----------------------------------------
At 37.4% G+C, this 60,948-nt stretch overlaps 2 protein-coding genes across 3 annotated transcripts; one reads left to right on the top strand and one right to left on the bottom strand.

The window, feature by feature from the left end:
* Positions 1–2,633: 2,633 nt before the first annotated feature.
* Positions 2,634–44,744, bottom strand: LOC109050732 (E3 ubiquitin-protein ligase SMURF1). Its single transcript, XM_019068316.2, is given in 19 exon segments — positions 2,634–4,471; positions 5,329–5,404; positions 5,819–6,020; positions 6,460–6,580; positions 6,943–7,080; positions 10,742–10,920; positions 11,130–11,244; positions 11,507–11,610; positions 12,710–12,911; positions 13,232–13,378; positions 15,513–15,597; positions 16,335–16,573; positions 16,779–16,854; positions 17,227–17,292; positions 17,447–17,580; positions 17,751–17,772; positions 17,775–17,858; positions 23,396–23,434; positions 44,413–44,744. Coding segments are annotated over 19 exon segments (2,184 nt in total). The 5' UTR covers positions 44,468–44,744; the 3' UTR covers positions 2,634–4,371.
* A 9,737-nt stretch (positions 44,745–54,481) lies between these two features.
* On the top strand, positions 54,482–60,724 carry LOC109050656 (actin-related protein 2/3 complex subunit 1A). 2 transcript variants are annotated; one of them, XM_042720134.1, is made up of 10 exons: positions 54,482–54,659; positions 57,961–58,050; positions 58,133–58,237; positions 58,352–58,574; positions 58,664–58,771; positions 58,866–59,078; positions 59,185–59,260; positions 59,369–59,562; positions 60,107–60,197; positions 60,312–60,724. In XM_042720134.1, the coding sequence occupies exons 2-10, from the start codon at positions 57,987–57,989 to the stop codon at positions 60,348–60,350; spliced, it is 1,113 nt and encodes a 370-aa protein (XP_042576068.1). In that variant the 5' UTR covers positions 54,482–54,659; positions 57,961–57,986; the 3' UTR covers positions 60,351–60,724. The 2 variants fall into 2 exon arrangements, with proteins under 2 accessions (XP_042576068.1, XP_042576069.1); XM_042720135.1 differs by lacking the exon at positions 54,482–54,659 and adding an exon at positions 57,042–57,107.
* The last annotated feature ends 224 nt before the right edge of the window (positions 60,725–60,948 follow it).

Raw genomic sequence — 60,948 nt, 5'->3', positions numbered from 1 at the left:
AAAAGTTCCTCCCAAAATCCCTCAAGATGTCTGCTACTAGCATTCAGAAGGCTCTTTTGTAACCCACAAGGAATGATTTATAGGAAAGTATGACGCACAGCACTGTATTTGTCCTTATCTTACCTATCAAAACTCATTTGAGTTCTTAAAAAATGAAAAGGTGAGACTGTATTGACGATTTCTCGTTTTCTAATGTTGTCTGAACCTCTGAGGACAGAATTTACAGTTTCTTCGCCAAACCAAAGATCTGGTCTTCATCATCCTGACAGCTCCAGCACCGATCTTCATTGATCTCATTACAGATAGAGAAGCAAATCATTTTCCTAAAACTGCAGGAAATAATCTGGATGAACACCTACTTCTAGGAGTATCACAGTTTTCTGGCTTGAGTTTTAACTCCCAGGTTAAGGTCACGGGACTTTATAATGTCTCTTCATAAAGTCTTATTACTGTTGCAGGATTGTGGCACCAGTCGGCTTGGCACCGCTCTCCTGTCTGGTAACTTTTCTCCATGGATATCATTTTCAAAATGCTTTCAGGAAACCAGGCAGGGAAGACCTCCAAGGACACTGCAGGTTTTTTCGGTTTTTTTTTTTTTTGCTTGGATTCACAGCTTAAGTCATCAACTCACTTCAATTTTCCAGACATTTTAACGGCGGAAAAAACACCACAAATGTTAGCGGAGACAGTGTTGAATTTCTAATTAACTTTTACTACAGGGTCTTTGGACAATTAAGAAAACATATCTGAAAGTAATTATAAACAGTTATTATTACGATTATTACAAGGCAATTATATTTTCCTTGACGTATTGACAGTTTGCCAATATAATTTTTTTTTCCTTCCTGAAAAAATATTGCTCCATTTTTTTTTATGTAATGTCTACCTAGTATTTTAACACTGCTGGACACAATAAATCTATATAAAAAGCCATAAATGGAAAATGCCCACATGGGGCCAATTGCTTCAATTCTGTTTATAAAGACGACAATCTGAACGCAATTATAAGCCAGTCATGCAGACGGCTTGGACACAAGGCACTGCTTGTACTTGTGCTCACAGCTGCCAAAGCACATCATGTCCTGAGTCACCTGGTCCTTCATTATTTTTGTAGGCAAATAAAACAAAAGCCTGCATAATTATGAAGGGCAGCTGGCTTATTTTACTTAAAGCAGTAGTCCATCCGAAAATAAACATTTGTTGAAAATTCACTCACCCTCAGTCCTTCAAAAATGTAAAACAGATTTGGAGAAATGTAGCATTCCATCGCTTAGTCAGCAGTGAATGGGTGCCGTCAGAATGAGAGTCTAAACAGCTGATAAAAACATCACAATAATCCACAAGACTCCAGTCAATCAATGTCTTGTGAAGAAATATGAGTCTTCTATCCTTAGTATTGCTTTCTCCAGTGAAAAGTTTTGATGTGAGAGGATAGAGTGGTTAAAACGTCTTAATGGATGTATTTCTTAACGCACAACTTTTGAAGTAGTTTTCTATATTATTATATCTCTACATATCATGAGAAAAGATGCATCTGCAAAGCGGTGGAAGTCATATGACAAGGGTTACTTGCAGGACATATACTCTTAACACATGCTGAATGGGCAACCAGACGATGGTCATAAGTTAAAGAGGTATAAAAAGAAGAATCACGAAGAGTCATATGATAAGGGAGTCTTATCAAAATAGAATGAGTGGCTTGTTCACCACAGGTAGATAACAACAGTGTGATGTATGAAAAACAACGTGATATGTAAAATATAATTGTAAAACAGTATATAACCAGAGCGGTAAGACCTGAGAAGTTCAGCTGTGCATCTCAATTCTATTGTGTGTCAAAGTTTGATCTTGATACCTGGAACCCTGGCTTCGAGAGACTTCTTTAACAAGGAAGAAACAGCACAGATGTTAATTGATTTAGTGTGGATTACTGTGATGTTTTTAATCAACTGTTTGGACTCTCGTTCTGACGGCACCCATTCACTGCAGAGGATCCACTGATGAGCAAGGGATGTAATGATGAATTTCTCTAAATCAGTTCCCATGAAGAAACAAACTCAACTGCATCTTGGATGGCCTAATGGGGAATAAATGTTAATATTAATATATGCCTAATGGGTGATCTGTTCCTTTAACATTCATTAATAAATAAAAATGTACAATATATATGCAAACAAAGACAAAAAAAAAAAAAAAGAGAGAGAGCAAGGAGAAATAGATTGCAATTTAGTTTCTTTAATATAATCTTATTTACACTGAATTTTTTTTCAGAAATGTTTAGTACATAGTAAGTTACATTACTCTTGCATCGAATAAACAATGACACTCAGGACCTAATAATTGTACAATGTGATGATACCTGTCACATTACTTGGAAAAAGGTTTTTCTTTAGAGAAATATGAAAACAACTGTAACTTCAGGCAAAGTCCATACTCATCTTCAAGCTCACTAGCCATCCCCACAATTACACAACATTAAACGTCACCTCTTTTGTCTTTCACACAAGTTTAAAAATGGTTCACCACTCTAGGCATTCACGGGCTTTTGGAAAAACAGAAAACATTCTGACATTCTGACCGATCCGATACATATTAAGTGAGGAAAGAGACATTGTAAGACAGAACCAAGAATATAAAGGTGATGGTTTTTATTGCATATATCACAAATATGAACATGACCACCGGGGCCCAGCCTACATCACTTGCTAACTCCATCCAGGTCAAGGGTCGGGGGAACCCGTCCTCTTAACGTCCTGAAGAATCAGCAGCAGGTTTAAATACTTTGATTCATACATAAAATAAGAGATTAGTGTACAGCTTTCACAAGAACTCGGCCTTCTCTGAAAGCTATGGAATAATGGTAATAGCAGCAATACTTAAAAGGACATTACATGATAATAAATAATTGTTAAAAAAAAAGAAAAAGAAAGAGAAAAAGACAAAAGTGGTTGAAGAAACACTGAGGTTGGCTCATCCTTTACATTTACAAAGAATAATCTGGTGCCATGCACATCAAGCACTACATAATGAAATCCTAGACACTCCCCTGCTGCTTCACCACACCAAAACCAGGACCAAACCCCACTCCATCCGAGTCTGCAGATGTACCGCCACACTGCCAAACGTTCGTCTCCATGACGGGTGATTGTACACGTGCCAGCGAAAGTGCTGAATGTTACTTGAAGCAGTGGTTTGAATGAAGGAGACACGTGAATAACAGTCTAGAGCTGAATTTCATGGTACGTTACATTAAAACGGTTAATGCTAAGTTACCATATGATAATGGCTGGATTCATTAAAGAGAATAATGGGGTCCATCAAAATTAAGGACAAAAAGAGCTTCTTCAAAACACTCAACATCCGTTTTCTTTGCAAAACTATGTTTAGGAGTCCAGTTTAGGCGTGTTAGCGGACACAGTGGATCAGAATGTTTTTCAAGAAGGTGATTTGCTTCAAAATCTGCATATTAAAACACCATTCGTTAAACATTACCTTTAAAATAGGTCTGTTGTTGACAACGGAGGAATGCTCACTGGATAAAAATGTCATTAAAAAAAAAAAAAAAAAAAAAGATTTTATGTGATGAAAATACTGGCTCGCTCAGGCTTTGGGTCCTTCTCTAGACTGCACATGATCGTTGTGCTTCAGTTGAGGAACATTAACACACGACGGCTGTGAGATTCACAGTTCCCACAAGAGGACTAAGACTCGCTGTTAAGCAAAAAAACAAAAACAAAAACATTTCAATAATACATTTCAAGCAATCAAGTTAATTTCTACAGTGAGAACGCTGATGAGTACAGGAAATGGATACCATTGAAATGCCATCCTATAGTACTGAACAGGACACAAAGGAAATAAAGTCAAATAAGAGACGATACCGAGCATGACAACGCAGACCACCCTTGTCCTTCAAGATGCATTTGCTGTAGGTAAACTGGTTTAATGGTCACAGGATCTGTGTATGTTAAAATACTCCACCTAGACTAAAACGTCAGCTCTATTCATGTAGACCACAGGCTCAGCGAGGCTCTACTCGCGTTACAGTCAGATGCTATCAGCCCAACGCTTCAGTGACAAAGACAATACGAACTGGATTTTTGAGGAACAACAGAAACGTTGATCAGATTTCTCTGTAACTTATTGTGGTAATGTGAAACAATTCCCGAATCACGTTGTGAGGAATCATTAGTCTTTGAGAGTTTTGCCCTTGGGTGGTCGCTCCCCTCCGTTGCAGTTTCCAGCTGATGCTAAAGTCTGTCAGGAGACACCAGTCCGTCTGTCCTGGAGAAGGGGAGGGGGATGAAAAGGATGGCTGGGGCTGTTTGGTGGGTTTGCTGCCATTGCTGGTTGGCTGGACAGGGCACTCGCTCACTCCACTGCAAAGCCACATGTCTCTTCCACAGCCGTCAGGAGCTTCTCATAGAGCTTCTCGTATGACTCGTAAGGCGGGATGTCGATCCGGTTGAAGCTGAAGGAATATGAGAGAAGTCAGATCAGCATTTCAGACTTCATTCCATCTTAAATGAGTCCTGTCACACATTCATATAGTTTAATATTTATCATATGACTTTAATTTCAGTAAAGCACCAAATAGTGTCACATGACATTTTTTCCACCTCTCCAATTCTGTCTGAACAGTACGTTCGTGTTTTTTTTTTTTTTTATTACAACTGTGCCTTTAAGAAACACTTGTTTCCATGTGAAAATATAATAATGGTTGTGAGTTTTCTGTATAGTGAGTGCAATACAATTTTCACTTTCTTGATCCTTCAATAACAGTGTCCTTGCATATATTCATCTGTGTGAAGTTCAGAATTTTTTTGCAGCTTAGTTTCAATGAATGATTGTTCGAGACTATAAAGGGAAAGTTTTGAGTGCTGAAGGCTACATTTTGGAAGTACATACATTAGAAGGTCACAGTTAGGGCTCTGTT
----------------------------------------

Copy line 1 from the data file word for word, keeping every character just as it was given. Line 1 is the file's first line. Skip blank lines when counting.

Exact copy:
At 37.4% G+C, this 60,948-nt stretch overlaps 2 protein-coding genes across 3 annotated transcripts; one reads left to right on the top strand and one right to left on the bottom strand.